Sensitivity of vegetation indices to atmospheric aerosols: Continental-scale observations in Northern Asia
Satellite observations play an important role in characterization of the interannual variation of vegetation. Here, we report anomalies of two vegetation indices for Northern Asia (40°N–75°N, and 45°E–179°E), using images from the SPOT-4 VEGETATION (VGT) sensor over the period of April 1, 1998 to November 20, 2001. The Normalized Difference Vegetation Index (NDVI) and Enhanced Vegetation Index (EVI), which are correlated to a number of vegetation properties (e.g., net primary production, leaf area index), were compared. The results show that there is a large disagreement between NDVI and EVI anomalies in 1998 and 1999 for Northern Asia. The NDVI anomaly in 1998 was largely affected by atmospheric contamination, predominantly aerosols from extensive forest fires in that year. The EVI anomaly in 1998 was less sensitive to residual atmospheric contamination, as it is designed to be, and thus EVI is a useful alternative vegetation index for the large-scale study of vegetation. The EVI anomaly also suggests that potential vegetation productivity in Northern Asia was highest in 1998 but declined substantially in 2001, consistent with precipitation data from 1998–2001.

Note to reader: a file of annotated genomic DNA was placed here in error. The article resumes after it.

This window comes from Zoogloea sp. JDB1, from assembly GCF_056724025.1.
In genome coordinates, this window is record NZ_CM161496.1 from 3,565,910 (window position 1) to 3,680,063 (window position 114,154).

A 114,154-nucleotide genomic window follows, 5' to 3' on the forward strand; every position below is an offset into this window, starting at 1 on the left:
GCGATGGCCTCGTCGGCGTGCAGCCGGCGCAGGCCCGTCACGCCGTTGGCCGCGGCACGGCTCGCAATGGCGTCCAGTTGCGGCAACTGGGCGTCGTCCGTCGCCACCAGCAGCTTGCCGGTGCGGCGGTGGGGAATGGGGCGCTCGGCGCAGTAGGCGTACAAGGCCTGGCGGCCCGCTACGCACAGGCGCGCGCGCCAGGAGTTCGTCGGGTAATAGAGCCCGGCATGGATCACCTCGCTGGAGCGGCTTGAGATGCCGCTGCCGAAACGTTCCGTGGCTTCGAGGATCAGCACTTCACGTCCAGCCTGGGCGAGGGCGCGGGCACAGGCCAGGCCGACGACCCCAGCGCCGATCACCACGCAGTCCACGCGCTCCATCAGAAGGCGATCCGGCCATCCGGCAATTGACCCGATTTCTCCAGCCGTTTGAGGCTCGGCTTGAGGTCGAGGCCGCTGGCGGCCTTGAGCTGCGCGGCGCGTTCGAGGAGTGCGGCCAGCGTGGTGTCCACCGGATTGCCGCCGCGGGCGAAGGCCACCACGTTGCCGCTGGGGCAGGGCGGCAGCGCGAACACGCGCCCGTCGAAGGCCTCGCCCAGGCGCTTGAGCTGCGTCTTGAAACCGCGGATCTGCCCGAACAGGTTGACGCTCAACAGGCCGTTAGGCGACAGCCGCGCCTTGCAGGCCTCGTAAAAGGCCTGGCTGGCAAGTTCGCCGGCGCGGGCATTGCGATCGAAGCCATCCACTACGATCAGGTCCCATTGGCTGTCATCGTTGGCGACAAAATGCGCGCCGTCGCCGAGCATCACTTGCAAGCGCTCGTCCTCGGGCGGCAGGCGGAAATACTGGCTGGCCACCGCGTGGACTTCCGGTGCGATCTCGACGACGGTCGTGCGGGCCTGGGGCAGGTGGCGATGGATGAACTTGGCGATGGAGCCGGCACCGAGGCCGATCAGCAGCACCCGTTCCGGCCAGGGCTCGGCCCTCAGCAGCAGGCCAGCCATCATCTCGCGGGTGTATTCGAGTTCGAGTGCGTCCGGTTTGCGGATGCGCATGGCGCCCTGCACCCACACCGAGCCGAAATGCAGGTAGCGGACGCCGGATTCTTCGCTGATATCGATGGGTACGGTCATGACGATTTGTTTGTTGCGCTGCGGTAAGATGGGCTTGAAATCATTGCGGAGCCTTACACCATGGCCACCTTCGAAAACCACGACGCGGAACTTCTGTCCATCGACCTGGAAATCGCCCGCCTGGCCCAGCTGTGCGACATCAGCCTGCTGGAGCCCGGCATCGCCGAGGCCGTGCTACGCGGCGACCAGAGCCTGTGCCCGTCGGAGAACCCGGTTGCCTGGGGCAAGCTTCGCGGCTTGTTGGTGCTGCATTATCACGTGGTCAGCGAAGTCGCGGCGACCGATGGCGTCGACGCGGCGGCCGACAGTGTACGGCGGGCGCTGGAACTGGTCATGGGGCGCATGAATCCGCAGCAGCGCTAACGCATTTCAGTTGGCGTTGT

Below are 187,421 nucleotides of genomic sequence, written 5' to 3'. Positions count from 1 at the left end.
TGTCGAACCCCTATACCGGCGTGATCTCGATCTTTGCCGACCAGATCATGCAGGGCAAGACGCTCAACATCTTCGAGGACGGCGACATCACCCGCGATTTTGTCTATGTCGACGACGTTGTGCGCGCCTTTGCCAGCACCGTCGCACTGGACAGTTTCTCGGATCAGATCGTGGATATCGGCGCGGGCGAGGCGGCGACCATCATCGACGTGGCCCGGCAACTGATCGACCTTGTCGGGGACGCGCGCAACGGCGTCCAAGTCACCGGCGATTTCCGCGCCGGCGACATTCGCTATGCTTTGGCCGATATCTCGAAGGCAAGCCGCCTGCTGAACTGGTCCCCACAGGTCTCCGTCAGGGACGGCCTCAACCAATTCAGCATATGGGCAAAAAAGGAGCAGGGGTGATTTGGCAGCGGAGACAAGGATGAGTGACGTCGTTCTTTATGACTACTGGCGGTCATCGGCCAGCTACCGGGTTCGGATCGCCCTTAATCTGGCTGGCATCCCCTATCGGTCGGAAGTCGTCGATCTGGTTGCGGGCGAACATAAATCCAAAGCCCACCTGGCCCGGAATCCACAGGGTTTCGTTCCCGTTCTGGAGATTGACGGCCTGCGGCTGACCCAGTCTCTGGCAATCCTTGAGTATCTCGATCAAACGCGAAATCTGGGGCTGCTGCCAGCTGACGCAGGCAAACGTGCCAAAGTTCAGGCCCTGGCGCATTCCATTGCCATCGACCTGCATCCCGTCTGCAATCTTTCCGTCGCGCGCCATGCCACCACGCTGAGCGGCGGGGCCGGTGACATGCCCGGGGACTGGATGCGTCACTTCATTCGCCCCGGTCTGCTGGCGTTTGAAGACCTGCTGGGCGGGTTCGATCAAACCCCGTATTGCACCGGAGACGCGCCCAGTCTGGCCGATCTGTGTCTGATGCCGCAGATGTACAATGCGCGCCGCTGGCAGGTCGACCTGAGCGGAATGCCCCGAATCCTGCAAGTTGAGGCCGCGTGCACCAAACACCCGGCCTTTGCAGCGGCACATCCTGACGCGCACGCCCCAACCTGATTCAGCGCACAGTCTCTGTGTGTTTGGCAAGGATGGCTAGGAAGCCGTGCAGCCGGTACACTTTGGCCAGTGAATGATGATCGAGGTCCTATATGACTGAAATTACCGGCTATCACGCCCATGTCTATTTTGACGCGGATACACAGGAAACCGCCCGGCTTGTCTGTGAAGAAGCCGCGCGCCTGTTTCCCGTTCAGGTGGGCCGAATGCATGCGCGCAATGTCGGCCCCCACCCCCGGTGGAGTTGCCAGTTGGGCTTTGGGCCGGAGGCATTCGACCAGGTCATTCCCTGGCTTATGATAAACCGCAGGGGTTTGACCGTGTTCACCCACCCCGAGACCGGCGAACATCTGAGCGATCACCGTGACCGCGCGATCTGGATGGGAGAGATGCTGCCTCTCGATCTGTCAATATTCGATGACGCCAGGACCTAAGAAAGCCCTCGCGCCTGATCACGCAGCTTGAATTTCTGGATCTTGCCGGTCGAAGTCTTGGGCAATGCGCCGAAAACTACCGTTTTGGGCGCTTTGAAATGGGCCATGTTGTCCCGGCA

Earth Sciences, Earth Systems Research Center
Remote Sensing of Environment
Digital Object Identifier (DOI)
Xiangming Xiao, Bobby Braswell, Qingyuan Zhang, Stephen Boles, Stephen Frolking, Berrien Moore III, Sensitivity of vegetation indices to atmospheric aerosols: continental-scale observations in Northern Asia, Remote Sensing of Environment, Volume 84, Issue 3, March 2003, Pages 385-392, ISSN 0034-4257, http://dx.doi.org/10.1016/S0034-4257(02)00129-3.
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